Universities & Institutes
|Teaching staff||approx. 1,900|
|Undergraduate students||approx. 9,900|
|Graduate students||approx. 6,800|
|International students||approx. 1,700|
|Undergraduate School||School of Humanities and Culture
School of Social and International Studies
School of Human Sciences
School of Life and Environmental Sciences
School of Science and Engineering
School of Informatics
School of Medicine and Medical Sciences
School of Health and Physical Education
School of Art and Design
|Graduate Schools||Master's Program in Education
Graduate School of Humanities and Social Sciences
Graduate School of Business Sciences
Graduate School of Pure and Applied Sciences
Graduate School of Systems and Information Engineering
Graduate School of Life and Environmental Sciences
Graduate School of Comprehensive Human Sciences
Graduate School of Library, Information and Media Studies
University of Tsukuba
History and Outstanding Features
The University of Tsukuba was established in 1973 as an innovative type of university, as well as the new incarnation of the Tokyo University of Education, which specialized in education and teacher training.
This innovation was principally to be found in its critical emphasis on research.
The University is committed to training young talent able to take on the central role in national technological strategy in the future, by focusing on postgraduate education and research in its Graduate Schools and affiliated Research Organizations.
This has allowed the University to make a clear differentiation between itself and other establishments. It is a center of training for research leaders in diverse fields, including talented students in sport and art-related disciplines.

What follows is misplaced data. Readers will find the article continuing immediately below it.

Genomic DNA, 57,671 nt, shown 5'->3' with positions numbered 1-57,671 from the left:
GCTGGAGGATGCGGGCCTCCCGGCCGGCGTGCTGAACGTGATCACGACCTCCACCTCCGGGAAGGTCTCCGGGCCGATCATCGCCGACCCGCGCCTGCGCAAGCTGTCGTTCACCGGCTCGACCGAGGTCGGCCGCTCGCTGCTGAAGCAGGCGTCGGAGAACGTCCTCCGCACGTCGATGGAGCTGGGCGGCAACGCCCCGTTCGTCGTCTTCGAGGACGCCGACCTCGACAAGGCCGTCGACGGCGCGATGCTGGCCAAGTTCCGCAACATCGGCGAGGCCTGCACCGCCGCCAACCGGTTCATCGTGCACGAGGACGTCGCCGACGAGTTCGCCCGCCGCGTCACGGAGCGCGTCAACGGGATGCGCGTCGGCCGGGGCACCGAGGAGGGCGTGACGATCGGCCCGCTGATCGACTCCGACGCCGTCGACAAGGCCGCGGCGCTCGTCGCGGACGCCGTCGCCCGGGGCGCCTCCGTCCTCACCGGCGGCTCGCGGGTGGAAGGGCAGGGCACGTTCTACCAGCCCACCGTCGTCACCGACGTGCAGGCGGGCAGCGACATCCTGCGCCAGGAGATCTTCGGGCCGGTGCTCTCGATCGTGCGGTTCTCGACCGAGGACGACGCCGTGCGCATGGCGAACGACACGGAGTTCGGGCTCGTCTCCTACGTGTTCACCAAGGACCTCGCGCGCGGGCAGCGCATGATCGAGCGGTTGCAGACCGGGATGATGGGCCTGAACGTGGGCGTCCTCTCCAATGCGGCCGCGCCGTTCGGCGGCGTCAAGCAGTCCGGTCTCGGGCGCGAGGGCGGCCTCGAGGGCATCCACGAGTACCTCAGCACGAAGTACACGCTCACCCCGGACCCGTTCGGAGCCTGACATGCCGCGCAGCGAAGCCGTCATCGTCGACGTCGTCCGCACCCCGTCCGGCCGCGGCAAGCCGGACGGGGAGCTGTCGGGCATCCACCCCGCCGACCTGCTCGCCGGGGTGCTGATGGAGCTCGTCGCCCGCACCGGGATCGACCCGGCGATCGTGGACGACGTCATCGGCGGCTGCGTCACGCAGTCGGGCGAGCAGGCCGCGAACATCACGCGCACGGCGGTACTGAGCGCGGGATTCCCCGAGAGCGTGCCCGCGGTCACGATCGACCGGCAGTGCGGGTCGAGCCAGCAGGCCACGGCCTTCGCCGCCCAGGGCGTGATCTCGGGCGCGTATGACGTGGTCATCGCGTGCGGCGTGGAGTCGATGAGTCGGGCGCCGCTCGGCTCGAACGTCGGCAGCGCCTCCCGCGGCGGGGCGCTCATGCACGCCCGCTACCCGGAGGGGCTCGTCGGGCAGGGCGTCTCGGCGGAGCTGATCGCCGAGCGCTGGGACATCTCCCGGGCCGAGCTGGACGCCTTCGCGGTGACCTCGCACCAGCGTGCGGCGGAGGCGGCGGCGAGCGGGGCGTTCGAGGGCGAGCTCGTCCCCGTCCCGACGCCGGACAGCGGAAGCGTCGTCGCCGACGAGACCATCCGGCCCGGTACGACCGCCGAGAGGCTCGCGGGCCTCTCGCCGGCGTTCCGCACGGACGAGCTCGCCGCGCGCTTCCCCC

The University has also been home to three Nobel Laureates: Dr. Hideki Shirakawa was awarded the Nobel Prize in Chemistry 2000, Dr. Leo Esaki, who was awarded the Nobel Prize in Physics 1973, and Dr. Sin-Itiro Tomonaga, who was awarded the Nobel Prize in Physics 1965. All three men spent considerable time at the University of Tsukuba.
Jigoro Kano was an educator who was committed to promoting Japanese judo throughout the world, and who made significant contributions to the development of physical education and sports in Japan and the promotion of the Olympic movement. He was active in the latter half of the 19th century, just after Japan had opened itself up to the rest of the world. He was also the President of the Tokyo Higher Normal School, later to become the Tokyo University of Education, the predecessor of the University of Tsukuba.
It should be clear, then, that the University of Tsukuba has long cultivated a climate as a research-focused university that strives to welcome outstanding researchers and educators.